Unlike many people, I didn’t think X-men Origins: Wolverine was too terrible. Could it have been better? Yes, but it wasn’t awful. I have a similar sentiment about The Wolverine. While it was definitely a step up from Wolverine’s first solo outing, there is definitely room for improvement. I think my expectations were too high, leaving me slightly disappointed leaving the theater.

The Wolverine focuses on a different aspect of Logan’s character than previous films. The film looks at who Logan is without his healing factor. This has been dealt with several times in the comics and has translated well onto the big screen.

The action is pretty intense and fun. Despite a character-driven story, there are a fair amount of action scenes spread throughout the film. My favorite scene is a fight between Wolverine and some Yakuza thugs that takes place on top of a bullet train. As you can imagine, it is cheesy at times, but at the same time it’s some good fun.

One of my qualms with The Wolverine is that it tries to incorporate several villains and in doing so, loses focus on each one. There are three: Shingen (Hiroyuki Sanada), better known as the Silver Samurai, Viper (Svetlana Khodchenkova), a mutant immune to poisons, and a third, who pulls the strings and is not revealed until the final battle scene. Shingen dominates as the villain for the first two-thirds of the film, though not in his Silver Samurai persona (more on him later). And not a villain the the traditional sense like Viper was, but rather a person who butted heads with Logan. Given Viper’s history with Wolverine in the comics, I would have expected more of a presence throughout the entirety of the film, rather than just towards the end. There were also ninjas and the Yakuza added to the mix, making for a large variety of people for Wolverine to fight. This lack of focus leaves the movie devoid of a strong, central villain.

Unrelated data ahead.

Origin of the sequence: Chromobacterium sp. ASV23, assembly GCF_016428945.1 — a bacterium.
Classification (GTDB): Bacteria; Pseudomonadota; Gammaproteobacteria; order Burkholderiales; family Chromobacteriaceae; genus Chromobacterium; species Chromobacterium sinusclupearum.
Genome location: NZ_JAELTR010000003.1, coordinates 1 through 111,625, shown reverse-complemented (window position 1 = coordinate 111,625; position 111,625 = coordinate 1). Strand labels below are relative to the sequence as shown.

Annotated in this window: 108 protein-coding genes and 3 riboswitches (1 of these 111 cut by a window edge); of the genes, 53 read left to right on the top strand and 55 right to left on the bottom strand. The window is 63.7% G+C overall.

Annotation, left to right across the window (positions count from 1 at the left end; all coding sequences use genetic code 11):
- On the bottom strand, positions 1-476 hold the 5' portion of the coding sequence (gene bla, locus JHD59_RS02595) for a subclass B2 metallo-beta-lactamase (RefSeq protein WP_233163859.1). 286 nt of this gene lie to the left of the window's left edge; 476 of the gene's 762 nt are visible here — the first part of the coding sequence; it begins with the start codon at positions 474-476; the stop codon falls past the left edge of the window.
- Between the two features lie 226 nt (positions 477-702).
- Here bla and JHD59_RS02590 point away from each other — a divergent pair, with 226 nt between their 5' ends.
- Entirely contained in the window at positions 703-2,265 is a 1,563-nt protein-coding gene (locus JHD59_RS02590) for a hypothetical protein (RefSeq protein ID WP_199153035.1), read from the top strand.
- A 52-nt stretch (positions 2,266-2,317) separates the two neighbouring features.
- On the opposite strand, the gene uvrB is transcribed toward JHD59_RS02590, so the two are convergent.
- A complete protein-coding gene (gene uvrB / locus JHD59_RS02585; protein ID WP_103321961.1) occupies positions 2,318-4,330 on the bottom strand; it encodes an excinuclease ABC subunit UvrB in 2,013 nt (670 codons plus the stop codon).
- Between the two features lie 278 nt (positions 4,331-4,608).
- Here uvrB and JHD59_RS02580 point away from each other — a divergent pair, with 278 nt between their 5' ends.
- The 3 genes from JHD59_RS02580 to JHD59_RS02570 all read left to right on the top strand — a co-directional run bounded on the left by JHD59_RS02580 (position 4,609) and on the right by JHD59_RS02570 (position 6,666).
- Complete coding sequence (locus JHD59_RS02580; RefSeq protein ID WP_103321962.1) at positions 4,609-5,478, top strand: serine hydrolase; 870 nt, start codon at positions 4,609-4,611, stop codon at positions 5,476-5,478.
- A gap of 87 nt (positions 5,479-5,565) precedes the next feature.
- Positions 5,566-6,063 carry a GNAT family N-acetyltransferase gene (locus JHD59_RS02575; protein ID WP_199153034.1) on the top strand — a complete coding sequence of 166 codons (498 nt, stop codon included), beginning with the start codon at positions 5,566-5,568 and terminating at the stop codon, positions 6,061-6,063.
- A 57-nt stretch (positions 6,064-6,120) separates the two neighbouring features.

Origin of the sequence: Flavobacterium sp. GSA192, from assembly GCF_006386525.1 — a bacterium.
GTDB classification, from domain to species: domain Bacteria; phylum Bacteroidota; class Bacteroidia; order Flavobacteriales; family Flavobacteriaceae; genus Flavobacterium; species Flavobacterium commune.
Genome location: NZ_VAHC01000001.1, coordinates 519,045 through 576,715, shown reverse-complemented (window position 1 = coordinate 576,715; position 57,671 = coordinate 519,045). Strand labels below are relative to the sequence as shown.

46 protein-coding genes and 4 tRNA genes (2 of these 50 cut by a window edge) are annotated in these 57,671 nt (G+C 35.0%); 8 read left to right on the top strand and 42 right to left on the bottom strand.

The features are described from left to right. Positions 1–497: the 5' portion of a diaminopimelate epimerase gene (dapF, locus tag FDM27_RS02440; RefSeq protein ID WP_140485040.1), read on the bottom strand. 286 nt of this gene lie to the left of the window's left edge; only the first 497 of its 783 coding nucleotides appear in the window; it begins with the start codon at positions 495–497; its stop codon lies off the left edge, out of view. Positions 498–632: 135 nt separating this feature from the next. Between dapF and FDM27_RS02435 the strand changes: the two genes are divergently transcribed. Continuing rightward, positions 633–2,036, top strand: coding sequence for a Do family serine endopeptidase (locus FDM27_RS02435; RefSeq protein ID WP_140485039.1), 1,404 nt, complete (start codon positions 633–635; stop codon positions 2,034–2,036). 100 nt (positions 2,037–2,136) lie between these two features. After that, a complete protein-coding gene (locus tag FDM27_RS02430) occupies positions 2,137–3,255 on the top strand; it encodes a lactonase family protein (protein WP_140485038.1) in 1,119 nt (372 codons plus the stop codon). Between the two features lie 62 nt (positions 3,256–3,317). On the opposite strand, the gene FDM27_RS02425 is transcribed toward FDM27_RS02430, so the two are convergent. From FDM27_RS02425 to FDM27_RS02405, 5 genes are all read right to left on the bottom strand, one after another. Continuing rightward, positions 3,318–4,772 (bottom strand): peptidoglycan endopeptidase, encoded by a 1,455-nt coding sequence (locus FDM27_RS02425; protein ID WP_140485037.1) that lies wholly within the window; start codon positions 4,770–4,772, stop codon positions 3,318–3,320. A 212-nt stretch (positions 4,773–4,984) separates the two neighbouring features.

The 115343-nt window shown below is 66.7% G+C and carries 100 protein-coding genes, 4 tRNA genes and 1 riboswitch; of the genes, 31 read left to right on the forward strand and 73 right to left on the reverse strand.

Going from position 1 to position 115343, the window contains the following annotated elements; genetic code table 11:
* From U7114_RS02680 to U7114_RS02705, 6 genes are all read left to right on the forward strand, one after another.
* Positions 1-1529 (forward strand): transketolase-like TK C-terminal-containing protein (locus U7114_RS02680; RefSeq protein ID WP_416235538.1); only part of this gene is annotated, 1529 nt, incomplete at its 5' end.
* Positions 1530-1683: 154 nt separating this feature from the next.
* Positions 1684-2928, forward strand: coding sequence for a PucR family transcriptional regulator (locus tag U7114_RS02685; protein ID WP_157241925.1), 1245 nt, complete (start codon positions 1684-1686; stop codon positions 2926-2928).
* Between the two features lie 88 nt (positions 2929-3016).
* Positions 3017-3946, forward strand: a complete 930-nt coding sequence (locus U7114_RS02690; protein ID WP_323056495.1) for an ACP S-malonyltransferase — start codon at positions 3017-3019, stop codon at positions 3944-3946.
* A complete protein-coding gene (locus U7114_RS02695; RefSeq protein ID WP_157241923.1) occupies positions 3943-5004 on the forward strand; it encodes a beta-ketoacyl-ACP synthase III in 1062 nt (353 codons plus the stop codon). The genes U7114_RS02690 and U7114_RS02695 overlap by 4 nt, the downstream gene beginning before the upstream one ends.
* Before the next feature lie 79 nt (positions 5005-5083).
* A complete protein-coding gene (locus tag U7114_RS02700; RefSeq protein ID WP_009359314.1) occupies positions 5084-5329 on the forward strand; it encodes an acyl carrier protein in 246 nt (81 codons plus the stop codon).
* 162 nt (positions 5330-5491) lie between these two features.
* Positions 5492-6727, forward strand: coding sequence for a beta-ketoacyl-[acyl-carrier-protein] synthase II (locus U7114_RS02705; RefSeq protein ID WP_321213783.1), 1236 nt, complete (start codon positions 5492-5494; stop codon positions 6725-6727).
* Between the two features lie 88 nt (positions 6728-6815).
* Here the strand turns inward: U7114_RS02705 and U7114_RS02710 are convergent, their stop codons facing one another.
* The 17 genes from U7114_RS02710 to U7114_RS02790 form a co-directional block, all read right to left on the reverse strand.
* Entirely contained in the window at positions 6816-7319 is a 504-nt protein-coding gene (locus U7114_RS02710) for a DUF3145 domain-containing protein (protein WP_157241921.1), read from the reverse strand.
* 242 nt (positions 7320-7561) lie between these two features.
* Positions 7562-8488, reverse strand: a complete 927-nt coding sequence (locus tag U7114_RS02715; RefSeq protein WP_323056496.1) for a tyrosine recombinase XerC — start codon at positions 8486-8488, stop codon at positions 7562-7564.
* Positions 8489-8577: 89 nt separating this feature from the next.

Fox’s X-men franchise has exhibited a wider variety of superpowers than Disney’s Marvel movies, who, as Joss Whedon put it, have “punch-y powers.” Sadly, that variety was severely lacking this time around. The only mutants were the titular character and Viper. In the comics, Silver Samurai was also a mutant. He could envelope his sword in an energy that made it strong enough to cut through anything, even adamantium. Instead, he was split into two individuals: who the silver samurai is, the character Shingen, and his powers, a robotic Silver Samurai made from adamantium with a sword that can cut through anything. I didn’t mind this character change because it worked for the story (and many movie adaptations take liberties with characters, so I’ve stopped worrying about it if it works), but it would have been nice to see a few more mutants showcased.

Speaking of the Silver Samurai robot, the final fight between it and Wolverine was pretty intense and awesome. However, I was left disappointed with the outcome. Wolverine left the fight with a physical change, which could have been easily changed back by the end of the film, but was not. I’m interested to see if this physical change will be fixed by the next X-Men movie or if it will still be there. If they keep this change, it will make for an interesting feel in the next film.

Ever since Iron Man, more and more movies have been including mid- and after-credits scenes to tease the next installment of the franchise. However, none have gotten me as excited as The Wolverine‘s mid-credits scene. Instead of a teaser, it pretty much sets up the next film (X-Men: Days of Future Past, which comes out next year for those of you keeping track). It is absolutely worth the few minute wait.

The Wolverine is a step-up from Wolverine’s last solo movie, but a lack of mutants and villain focus still left me wanting. However, the character study this time around was much tighter and appealing. Maybe a third solo Wolverine film will give us a Wolverine-centric story with the quality of X2: X-Men United.



Cast & Crew
James Mangold – Director
Mark Bomback – Screenplay
Scott Frank – Screenplay

Hugh Jackman – Logan
Tao Okamoto – Mariko
Rila Fukushima – Yukio
Hiroyuki Sanada – Shingen
Svetlana Khodchenkova – Viper
Brian Tee – Noburo
Haruhiko Ymanouchi – Yashida
Will Yun Lee – Harada
Ken Yamamura – Young Yashida
Famke Janssen – Jean Grey